CITI is responsible for developing a reference implementation of NFSv4 that is included in the open source Linux operating system and is being incorporated into Novell and Red Hat Linux distributions.
CITI is engineering NFSv4 for use as a universal standard for fast and secure access to stored data, whether across a wide area network (WAN) or within a single location.
"PolyServe is a critical partner in CITI's development of the NFSv4 implementation for Linux," said Peter Honeyman, scientific director of CITI.
NFSv4 was the logical starting point for DAFS because it is an open standard, has good failure recovery characteristics, ACL support, high-performance locking, and accommodates both Unix- and Windows-style access mechanisms.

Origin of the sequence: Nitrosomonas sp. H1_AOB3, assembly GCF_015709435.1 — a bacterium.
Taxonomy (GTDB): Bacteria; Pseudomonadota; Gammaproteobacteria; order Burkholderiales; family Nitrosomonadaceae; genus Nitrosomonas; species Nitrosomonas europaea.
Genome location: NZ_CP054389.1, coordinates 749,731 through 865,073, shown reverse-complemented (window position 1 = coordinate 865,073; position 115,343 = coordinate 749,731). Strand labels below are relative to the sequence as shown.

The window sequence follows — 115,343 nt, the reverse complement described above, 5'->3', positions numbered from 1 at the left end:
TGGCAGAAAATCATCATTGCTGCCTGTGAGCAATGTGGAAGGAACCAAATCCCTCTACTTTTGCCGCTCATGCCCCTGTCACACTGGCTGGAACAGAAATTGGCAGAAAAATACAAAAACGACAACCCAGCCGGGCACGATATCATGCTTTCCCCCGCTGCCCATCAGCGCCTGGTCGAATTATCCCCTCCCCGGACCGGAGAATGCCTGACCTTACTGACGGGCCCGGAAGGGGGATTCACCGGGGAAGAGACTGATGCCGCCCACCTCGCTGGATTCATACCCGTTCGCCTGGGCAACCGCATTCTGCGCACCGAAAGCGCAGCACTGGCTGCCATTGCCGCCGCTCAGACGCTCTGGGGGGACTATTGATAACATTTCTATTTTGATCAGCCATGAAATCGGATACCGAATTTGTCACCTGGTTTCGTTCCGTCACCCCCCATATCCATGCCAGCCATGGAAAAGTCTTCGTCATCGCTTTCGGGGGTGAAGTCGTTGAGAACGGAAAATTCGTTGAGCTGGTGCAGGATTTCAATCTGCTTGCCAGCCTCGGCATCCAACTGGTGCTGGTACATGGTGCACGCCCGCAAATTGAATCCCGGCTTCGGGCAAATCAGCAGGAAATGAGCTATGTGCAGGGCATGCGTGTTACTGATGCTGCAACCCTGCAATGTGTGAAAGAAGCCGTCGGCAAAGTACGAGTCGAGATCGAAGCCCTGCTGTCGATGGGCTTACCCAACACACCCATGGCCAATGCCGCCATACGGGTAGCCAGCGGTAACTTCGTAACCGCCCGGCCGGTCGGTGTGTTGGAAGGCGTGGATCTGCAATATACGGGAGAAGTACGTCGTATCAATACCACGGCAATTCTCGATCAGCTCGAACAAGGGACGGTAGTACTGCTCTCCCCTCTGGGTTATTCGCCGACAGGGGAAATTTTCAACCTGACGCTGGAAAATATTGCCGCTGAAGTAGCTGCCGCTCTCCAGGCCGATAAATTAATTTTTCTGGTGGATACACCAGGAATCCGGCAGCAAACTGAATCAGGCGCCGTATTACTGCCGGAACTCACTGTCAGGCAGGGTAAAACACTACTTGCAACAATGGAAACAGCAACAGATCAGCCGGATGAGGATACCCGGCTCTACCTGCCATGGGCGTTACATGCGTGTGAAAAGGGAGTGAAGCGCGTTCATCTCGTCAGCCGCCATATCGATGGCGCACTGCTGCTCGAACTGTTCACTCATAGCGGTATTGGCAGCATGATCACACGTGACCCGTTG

DAFS chaining provides the benefits of NFSv4 COMPOUND in a low-latency environment.
DAFS semantic improvements to NFSv4 focus on environments where clusters of application servers have shared access to pools of file storage.
Although NFSv4 introduced major improvements in locking, NFSv4 clients cannot detect that a file lock has been released abnormally, possibly causing the underlying file data to be corrupted.
The Direct Access File System protocol is based on NFSv4, but it reorganizes how requests are presented to the transport protocol for transmission.